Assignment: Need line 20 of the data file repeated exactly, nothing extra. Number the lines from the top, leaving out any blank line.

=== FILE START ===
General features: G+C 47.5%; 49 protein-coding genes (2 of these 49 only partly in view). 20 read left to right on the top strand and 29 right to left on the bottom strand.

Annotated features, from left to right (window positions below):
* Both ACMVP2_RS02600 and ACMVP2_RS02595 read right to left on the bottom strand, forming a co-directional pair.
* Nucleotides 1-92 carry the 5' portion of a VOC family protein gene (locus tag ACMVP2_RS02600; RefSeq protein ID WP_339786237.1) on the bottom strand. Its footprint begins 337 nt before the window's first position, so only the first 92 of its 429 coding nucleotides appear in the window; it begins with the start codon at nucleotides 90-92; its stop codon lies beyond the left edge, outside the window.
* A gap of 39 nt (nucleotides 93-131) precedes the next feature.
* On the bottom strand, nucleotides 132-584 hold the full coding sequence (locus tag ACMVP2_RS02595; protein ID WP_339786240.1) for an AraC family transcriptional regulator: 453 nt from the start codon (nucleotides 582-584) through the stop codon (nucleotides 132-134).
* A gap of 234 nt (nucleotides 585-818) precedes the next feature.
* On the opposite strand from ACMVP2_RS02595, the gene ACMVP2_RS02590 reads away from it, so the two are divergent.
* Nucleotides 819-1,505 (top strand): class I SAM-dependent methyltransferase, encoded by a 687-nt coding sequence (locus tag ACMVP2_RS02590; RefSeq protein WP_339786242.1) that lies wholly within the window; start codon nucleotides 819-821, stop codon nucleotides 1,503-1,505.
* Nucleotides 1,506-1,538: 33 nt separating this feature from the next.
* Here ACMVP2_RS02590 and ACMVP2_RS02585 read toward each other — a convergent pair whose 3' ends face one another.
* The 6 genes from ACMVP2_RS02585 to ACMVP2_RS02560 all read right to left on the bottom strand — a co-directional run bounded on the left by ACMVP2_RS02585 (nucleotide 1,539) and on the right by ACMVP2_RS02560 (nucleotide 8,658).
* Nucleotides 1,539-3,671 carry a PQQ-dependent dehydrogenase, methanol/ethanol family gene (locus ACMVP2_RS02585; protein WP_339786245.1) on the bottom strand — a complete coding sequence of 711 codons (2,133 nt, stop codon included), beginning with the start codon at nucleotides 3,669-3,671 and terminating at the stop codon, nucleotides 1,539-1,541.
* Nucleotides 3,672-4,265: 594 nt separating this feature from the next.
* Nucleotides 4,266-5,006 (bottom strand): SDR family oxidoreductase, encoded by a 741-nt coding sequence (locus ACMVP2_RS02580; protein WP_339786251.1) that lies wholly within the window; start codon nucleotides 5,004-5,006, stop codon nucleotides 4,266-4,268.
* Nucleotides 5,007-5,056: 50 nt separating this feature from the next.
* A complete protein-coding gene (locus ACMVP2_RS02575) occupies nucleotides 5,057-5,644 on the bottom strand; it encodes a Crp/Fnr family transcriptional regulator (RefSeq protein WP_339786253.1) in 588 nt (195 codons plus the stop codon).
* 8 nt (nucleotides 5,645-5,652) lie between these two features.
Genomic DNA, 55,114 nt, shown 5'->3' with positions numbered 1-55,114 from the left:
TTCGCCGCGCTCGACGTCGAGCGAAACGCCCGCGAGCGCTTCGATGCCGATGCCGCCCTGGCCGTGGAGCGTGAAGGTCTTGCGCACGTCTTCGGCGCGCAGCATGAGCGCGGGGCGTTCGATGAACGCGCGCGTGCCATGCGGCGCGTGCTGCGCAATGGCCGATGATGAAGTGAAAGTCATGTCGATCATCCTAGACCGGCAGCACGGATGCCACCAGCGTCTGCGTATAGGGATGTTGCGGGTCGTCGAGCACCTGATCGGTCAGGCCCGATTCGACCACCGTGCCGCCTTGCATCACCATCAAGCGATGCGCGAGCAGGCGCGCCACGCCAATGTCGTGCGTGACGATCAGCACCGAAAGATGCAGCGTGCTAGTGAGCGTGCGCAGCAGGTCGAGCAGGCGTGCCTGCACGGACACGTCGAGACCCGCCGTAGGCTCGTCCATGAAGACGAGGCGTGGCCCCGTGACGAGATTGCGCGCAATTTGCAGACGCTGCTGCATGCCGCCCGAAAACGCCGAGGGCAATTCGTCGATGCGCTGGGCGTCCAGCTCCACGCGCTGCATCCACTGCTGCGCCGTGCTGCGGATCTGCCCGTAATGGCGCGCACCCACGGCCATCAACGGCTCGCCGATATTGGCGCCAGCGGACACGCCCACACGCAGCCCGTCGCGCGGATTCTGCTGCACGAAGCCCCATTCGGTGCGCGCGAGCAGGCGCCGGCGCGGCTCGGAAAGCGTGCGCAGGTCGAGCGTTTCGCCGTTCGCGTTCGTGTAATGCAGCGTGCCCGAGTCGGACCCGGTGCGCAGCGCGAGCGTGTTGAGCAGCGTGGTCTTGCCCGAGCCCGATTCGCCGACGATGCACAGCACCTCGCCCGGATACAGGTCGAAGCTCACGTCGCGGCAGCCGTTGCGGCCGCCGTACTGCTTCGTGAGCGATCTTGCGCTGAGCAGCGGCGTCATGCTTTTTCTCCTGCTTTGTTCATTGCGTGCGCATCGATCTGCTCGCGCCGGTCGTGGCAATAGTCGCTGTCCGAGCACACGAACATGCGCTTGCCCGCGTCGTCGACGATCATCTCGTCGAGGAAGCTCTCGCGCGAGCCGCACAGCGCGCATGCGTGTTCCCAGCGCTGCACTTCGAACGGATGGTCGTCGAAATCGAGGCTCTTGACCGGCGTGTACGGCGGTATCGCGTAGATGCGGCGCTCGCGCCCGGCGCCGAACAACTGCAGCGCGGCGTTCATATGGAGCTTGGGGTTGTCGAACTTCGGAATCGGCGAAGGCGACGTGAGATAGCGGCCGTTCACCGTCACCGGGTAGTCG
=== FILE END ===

TTCGCCGCGCTCGACGTCGAGCGAAACGCCCGCGAGCGCTTCGATGCCGATGCCGCCCTGGCCGTGGAGCGTGAAGGTCTTGCGCACGTCTTCGGCGCGCAGCATGAGCGCGGGGCGTTCGATGAACGCGCGCGTGCCATGCGGCGCGTGCTGCGCAATGGCCGATGATGAAGTGAAAGTCATGTCGATCATCCTAGACCGGCAGCACGGATGCCACCAGCGTCTGCGTATAGGGATGTTGCGGGTCGTCGAGCACCTGATCGGTCAGGCCCGATTCGACCACCGTGCCGCCTTGCATCACCATCAAGCGATGCGCGAGCAGGCGCGCCACGCCAATGTCGTGCGTGACGATCAGCACCGAAAGATGCAGCGTGCTAGTGAGCGTGCGCAGCAGGTCGAGCAGGCGTGCCTGCACGGACACGTCGAGACCCGCCGTAGGCTCGTCCATGAAGACGAGGCGTGGCCCCGTGACGAGATTGCGCGCAATTTGCAGACGCTGCTGCATGCCGCCCGAAAACGCCGAGGGCAATTCGTCGATGCGCTGGGCGTCCAGCTCCACGCGCTGCATCCACTGCTGCGCCGTGCTGCGGATCTGCCCGTAATGGCGCGCACCCACGGCCATCAACGGCTCGCCGATATTGGCGCCAGCGGACACGCCCACACGCAGCCCGTCGCGCGGATTCTGCTGCACGAAGCCCCATTCGGTGCGCGCGAGCAGGCGCCGGCGCGGCTCGGAAAGCGTGCGCAGGTCGAGCGTTTCGCCGTTCGCGTTCGTGTAATGCAGCGTGCCCGAGTCGGACCCGGTGCGCAGCGCGAGCGTGTTGAGCAGCGTGGTCTTGCCCGAGCCCGATTCGCCGACGATGCACAGCACCTCGCCCGGATACAGGTCGAAGCTCACGTCGCGGCAGCCGTTGCGGCCGCCGTACTGCTTCGTGAGCGATCTTGCGCTGAGCAGCGGCGTCATGCTTTTTCTCCTGCTTTGTTCATTGCGTGCGCATCGATCTGCTCGCGCCGGTCGTGGCAATAGTCGCTGTCCGAGCACACGAACATGCGCTTGCCCGCGTCGTCGACGATCATCTCGTCGAGGAAGCTCTCGCGCGAGCCGCACAGCGCGCATGCGTGTTCCCAGCGCTGCACTTCGAACGGATGGTCGTCGAAATCGAGGCTCTTGACCGGCGTGTACGGCGGTATCGCGTAGATGCGGCGCTCGCGCCCGGCGCCGAACAACTGCAGCGCGGCGTTCATATGGAGCTTGGGGTTGTCGAACTTCGGAATCGGCGAAGGCGACGTGAGATAGCGGCCGTTCACCGTCACCGGGTAGTCG